Urban sprawl can contribute to smog and other air pollution, as in Atlanta, GA. Credit: Georgia Health News.

As homes and businesses become more spread out, other types of infrastructure also become less efficient and more expensive. This includes water, sewer, electricity, as well as city services like fire and police. Imagine a water main, 1 kilometer long, being laid to accommodate new development. Now imagine two scenarios: in the first, only 10 houses are arranged along the road, and in the second, three large apartment buildings with 800 units fill the same space. How much more will it cost the city, per person, in the first scenario? The difference is significant, and cities often lose money providing services to low-density residential areas.

In addition to infrastructure costs, urban sprawl can increase health costs by contributing to poor air quality and the many diseases related to a mostly sedentary, automotive-based suburban lifestyle. In urban environments with low “walkability,” where few people walk for utilitarian purposes, there is a greater chance that daily physical activity needs will not be met. Fewer calories burned translates into more calories stored.

There are many other potential downsides to sprawl, including lower productivity among workers who have fewer chance encounters with others in their industry (i.e., a loss of “knowledge spillovers”), social isolation among those too young or old to drive, or who must drive long distances to reach friends, and generally a decline is social equity and environmental justice as those most affected by the negative effects of sprawl are often disadvantaged groups. For those who cannot afford a vehicle, for example, navigating a sparse and under-funded municipal transit system can be a nightmare. Pedestrians and cyclists are also exposed to roadway air pollution and traffic hazards despite not contributing to these problems themselves.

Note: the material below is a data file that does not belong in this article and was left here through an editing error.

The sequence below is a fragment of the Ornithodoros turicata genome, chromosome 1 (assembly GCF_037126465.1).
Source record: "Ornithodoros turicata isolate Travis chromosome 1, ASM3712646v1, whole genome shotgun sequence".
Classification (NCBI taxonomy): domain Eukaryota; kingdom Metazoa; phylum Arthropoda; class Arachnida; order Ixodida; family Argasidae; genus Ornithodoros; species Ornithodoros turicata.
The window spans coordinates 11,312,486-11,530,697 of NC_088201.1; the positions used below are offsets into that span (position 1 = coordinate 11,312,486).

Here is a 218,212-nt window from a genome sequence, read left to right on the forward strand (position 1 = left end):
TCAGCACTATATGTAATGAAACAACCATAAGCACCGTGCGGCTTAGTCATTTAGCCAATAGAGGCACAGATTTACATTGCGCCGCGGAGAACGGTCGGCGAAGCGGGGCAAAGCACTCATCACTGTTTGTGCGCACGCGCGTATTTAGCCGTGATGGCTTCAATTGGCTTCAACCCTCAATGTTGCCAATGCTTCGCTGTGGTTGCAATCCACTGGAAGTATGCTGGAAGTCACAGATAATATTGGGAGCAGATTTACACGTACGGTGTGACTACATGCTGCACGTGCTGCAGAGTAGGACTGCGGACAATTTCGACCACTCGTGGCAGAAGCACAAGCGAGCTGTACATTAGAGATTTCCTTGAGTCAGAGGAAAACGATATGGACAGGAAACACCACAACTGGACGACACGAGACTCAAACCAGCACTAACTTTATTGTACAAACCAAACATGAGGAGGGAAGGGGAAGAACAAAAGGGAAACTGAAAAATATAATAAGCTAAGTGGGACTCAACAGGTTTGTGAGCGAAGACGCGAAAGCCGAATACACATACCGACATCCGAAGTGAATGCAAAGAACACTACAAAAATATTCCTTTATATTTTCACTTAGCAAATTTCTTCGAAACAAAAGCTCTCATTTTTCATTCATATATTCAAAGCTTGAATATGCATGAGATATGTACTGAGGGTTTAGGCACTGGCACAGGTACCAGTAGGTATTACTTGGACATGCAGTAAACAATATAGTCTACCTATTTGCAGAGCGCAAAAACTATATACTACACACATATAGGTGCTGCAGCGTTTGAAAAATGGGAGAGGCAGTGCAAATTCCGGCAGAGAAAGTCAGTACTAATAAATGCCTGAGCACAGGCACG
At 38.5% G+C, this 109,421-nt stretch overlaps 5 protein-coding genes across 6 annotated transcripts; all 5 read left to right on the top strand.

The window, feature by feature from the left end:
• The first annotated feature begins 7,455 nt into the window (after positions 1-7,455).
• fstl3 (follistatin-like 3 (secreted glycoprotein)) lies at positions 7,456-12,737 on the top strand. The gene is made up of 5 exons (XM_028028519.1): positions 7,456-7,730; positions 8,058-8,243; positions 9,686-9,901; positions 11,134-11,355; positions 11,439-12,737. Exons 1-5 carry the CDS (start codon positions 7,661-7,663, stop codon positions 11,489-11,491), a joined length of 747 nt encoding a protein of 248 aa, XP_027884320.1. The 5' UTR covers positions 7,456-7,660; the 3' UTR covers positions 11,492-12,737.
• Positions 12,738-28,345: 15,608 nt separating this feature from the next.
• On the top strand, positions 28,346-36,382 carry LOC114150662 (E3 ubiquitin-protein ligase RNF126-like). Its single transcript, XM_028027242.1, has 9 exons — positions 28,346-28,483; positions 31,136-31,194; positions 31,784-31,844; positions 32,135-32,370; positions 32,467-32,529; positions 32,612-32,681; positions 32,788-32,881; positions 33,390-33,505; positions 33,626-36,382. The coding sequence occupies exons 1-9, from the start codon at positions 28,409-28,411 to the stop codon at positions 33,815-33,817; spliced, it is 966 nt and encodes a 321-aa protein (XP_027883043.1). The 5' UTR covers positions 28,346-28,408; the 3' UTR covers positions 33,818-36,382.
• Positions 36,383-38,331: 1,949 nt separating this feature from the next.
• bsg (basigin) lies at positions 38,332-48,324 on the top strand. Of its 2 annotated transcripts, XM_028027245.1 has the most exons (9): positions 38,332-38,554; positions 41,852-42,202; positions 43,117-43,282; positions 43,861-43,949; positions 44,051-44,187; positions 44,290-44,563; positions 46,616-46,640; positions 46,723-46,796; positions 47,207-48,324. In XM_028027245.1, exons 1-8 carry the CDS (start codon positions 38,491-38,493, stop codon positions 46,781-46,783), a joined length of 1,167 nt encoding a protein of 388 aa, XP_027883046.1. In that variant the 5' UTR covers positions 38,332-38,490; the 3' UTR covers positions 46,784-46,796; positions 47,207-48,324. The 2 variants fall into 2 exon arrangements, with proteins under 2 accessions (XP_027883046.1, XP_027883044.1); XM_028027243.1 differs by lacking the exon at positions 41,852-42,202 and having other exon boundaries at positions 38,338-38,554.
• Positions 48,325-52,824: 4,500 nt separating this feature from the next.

Challenging Sprawl

So what can be done now that (mostly suburban) sprawl has, in many countries, become the dominant pattern of urban development? In what is called “suburban retrofitting”, new, higher-density infill development is helping to make otherwise unwalkable suburban areas much more pedestrian friendly. To instill a sense of place and give a community a proper center, some suburban communities have actually built entire Main Streets or town squares from scratch. Some even resemble in architectural design the Main Streets of old (below).

Newly constructed old-fashioned Main St. near Indianapolis, IN gives a center to an otherwise placeless suburban area.

Importantly, every individual can make a difference by voting with your wallet, your feet, and, naturally, you votes! That is, choose to live a neighborhood with a high enough density and mix of uses to support walking and/or cycling. Live closer to work and your most frequented daily destinations to cut down on the distances you need to travel. Get out and walk. Get to know your city all over again on your own two feet and experience what a city is like — or could be like — for pedestrians. Take public transit if possible and support its funding. Finally, vote for leaders that will encourage infill development, mass transit, and mixed-use zoning. Having strong, anti-sprawl leadership in local government can pay dividends toward ensuring a more prosperous, healthful urban environment.

Higher density infill development can help mitigate the effects of sprawl.